Good luck to the person who has been convinced that omega-6 is an evil substance that should be eliminated from the diet. It isn’t termed an essential oil by physiologists for no reason. For more on how to make sure you know what you are doing with respect to healthy and unhealthy oils, read a few articles on this web site: http://www.brianpeskin.com/

    Best of health to all.

  14. Just wanted to send a quick and loud THANK YOU Chris for what’s turning out to be a great series.

    As Katie mentioned, you do have a gift for taking complex information and explaining it so the non-technical among us can understand. I’m finding that I can forward your articles to my mom, friends, etc. as a great resource that’s completely digestible (pun intended). 🙂

    Boston, MA

  15. Really enjoying this series Chris. You are great at breaking things down and making them easy to understand. My dad uses a similar analogy on fuel to help explain why carbs are not always the best form of fuel and why eating low fat does not logically lead to weight loss. Basically, the if there was a fuel (fat) for a car that gave 9 miles per gallon and a fuel (carb) that gave 4 miles per gallon, in the long run, you would be able to go further using the 9 mile per gallon fuel and would have to consume much more “fuel” to go the same distance with the 4 mile fuel. Of course, once we apply this to the human body, there are many other factors that come into play, but I like the analogy.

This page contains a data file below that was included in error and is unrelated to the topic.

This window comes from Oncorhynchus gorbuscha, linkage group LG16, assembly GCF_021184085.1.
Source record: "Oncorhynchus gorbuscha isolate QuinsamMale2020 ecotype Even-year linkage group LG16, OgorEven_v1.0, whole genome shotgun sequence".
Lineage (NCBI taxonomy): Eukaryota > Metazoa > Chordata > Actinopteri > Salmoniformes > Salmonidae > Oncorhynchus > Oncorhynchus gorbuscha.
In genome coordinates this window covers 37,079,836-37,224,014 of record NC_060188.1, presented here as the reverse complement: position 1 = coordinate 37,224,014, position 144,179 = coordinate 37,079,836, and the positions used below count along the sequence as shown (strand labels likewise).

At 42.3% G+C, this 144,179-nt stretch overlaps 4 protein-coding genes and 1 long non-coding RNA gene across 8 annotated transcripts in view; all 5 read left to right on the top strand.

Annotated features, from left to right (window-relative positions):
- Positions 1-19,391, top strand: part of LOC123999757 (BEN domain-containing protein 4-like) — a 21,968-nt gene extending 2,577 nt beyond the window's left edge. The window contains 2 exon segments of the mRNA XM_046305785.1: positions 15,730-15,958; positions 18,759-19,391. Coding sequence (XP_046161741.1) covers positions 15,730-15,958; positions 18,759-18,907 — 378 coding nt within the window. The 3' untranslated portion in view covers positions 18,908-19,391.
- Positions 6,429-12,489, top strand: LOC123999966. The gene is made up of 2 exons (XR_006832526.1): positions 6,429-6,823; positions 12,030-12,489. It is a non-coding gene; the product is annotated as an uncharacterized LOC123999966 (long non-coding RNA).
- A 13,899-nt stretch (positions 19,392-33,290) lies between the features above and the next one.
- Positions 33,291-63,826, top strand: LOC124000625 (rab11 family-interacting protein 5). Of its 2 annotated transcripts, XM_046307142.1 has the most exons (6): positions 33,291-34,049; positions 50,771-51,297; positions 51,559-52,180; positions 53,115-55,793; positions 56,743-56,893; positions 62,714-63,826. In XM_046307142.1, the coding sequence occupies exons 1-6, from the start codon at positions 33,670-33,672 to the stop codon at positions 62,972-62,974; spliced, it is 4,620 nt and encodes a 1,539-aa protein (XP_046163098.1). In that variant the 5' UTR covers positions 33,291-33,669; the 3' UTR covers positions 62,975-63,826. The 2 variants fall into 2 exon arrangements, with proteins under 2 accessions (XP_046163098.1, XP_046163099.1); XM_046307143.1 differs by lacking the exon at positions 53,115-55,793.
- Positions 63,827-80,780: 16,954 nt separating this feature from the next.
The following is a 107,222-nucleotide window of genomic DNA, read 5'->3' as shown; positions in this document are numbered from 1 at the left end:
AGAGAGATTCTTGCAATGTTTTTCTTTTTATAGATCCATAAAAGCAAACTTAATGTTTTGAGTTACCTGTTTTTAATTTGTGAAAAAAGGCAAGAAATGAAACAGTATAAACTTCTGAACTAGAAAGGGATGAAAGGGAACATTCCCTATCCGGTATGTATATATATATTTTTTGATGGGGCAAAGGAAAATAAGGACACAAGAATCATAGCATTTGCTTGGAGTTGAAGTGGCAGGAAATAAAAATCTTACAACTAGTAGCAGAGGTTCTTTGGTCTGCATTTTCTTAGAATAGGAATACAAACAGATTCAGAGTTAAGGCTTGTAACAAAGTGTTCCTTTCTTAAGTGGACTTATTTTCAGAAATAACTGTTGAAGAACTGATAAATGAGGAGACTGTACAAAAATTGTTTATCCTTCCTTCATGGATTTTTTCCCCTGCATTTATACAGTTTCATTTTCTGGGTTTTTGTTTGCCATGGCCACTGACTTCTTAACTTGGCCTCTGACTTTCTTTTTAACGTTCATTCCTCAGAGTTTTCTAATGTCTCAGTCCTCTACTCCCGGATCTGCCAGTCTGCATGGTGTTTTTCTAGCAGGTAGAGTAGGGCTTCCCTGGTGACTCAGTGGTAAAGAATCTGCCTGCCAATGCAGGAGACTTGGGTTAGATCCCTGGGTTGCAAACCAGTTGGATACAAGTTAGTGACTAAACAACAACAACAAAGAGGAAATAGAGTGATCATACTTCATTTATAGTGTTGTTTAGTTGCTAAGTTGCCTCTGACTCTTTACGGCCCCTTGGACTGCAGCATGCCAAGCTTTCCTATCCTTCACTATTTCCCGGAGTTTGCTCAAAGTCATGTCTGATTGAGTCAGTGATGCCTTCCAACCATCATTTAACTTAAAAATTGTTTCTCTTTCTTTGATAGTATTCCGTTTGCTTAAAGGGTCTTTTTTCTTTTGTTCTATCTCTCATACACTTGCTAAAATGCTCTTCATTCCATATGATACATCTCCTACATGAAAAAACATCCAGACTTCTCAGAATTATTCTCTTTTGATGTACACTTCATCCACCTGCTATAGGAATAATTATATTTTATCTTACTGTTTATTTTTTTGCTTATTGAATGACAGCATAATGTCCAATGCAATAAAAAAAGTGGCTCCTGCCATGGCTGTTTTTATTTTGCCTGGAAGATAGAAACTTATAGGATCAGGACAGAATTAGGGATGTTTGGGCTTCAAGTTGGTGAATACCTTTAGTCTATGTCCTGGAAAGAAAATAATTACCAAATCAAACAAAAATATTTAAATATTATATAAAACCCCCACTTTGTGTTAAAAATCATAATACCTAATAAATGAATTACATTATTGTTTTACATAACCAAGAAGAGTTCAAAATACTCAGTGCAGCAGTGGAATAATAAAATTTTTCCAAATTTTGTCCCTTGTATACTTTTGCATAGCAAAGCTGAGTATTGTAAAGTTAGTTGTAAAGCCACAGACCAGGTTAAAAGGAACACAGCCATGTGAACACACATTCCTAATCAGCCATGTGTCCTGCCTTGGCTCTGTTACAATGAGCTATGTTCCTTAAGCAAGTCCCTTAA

16. I was not aware of this are 2 avocados a day to many???

    But be aware that certain foods that are high in monounsaturated fats, like nuts and avocados, can contain significant amounts of the dreaded omega-6 polyunsaturated fats, which we’ll discuss below.